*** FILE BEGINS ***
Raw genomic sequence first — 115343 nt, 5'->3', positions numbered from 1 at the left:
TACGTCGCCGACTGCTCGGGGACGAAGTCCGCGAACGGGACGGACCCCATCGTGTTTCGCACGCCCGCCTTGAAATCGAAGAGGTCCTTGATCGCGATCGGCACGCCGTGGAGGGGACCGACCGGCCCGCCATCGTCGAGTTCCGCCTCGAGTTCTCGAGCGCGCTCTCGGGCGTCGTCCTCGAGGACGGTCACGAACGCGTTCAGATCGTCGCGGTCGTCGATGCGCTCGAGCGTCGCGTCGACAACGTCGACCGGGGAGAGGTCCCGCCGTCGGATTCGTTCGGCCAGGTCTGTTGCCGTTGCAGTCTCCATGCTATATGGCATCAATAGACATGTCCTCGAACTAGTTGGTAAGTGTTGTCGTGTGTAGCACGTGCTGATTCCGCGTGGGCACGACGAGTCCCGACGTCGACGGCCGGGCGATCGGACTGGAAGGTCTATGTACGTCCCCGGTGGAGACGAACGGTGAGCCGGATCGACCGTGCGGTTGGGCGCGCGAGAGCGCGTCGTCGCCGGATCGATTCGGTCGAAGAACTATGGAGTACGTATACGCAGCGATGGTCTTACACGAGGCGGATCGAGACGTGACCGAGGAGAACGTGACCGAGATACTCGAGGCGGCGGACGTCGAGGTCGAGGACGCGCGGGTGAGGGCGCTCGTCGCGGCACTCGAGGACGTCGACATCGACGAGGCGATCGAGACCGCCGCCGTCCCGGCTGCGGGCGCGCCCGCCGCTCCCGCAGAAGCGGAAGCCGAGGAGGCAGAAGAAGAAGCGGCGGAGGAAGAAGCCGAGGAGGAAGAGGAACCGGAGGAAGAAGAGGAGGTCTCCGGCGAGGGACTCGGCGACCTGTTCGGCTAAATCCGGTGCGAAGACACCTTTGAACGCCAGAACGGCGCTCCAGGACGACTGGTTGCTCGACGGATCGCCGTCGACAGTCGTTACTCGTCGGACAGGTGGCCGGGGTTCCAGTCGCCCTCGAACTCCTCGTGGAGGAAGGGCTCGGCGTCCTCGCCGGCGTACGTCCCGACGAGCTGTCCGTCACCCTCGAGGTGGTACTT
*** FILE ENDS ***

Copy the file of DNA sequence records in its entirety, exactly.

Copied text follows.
Raw genomic sequence first — 115343 nt, 5'->3', positions numbered from 1 at the left:
TACGTCGCCGACTGCTCGGGGACGAAGTCCGCGAACGGGACGGACCCCATCGTGTTTCGCACGCCCGCCTTGAAATCGAAGAGGTCCTTGATCGCGATCGGCACGCCGTGGAGGGGACCGACCGGCCCGCCATCGTCGAGTTCCGCCTCGAGTTCTCGAGCGCGCTCTCGGGCGTCGTCCTCGAGGACGGTCACGAACGCGTTCAGATCGTCGCGGTCGTCGATGCGCTCGAGCGTCGCGTCGACAACGTCGACCGGGGAGAGGTCCCGCCGTCGGATTCGTTCGGCCAGGTCTGTTGCCGTTGCAGTCTCCATGCTATATGGCATCAATAGACATGTCCTCGAACTAGTTGGTAAGTGTTGTCGTGTGTAGCACGTGCTGATTCCGCGTGGGCACGACGAGTCCCGACGTCGACGGCCGGGCGATCGGACTGGAAGGTCTATGTACGTCCCCGGTGGAGACGAACGGTGAGCCGGATCGACCGTGCGGTTGGGCGCGCGAGAGCGCGTCGTCGCCGGATCGATTCGGTCGAAGAACTATGGAGTACGTATACGCAGCGATGGTCTTACACGAGGCGGATCGAGACGTGACCGAGGAGAACGTGACCGAGATACTCGAGGCGGCGGACGTCGAGGTCGAGGACGCGCGGGTGAGGGCGCTCGTCGCGGCACTCGAGGACGTCGACATCGACGAGGCGATCGAGACCGCCGCCGTCCCGGCTGCGGGCGCGCCCGCCGCTCCCGCAGAAGCGGAAGCCGAGGAGGCAGAAGAAGAAGCGGCGGAGGAAGAAGCCGAGGAGGAAGAGGAACCGGAGGAAGAAGAGGAGGTCTCCGGCGAGGGACTCGGCGACCTGTTCGGCTAAATCCGGTGCGAAGACACCTTTGAACGCCAGAACGGCGCTCCAGGACGACTGGTTGCTCGACGGATCGCCGTCGACAGTCGTTACTCGTCGGACAGGTGGCCGGGGTTCCAGTCGCCCTCGAACTCCTCGTGGAGGAAGGGCTCGGCGTCCTCGCCGGCGTACGTCCCGACGAGCTGTCCGTCACCCTCGAGGTGGTACTT